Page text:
12 2 Knut Stamnes , Borge Hamre , and Jakob J. Stamnes
1 Light and Life Laboratory, Department of Physics and Engineering Physics, Stevens Institute of Technology, Hoboken, NJ 07030, USA E-mail: [email protected] 2 Department of Physics and Technology, University of Bergen, Postboks 7800, 5020 Bergen, Norway E-mail: [email protected] E-mail: [email protected]
Abstract A review is provided of ultraviolet (UV) and visible radiative transfer in an atmosphere-sea-ice-ocean system with emphasis on the basic physical principles involved rather than on mathematical/numerical techniques. To illustrate the application of the theory, a few examples are provided. First, we provide a comparison of two different models for radiation penetration into the open ocean, which for a given set of input parameters give identical results. Thus, for a stratified atmosphere-ocean system, our ability to model the transfer of UV radiation and visible light appears to be limited as much by reliable information about the inherent optical properties of marine constituents as by our ability to accurately solve the radiative transfer equation. Second, we discuss a comparison between measured and modeled radiative transfer results in an atmosphere-sea ice-ocean system, which reveals that accurate transmittances as well as accurate values for the radiative energy deposition versus depth can be calculated. Third, we review results of a study showing that multiple scattering in a highly scattering medium such as sea ice gives rise to a marked enhancement of the downward irradiance across the atmosphere-sea ice interface. Finally, we review a recent study in which the modeled radiation field is used to illustrate how the primary production in icy polar waters might be influenced by an ozone depletion. Contrary to previous investigations, this study reveals that a 50% ozone depletion might lead to an increase (~1%) rather than a decrease in primary productivity.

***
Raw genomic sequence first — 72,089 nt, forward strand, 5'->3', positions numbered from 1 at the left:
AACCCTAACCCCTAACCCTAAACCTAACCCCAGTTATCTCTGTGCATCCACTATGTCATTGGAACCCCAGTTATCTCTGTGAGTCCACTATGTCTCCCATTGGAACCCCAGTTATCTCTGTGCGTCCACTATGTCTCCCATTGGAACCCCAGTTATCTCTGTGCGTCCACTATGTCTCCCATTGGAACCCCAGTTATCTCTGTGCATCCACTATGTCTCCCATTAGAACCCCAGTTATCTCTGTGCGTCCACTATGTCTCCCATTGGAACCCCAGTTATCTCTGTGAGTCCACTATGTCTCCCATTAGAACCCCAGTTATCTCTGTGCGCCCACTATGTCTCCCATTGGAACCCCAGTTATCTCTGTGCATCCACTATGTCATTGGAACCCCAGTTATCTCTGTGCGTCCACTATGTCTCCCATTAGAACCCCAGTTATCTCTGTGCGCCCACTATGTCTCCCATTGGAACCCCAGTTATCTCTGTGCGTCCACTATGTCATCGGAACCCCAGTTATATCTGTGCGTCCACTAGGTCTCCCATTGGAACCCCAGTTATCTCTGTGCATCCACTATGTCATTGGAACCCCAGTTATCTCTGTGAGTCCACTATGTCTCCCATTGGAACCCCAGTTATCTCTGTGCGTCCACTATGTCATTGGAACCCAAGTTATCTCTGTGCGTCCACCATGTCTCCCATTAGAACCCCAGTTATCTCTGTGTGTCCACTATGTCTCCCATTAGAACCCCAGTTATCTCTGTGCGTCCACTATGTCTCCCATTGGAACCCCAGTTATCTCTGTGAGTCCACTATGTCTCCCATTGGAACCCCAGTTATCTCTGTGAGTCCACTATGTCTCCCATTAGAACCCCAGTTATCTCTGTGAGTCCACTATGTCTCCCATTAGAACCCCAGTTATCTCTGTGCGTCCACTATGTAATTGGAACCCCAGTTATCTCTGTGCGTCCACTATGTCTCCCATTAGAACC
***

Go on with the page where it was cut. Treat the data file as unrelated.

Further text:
Keywords UV radiation modeling, photolysis, actinic flux, atmospheric warming/cooling rates, UV radiation in aquatic systems
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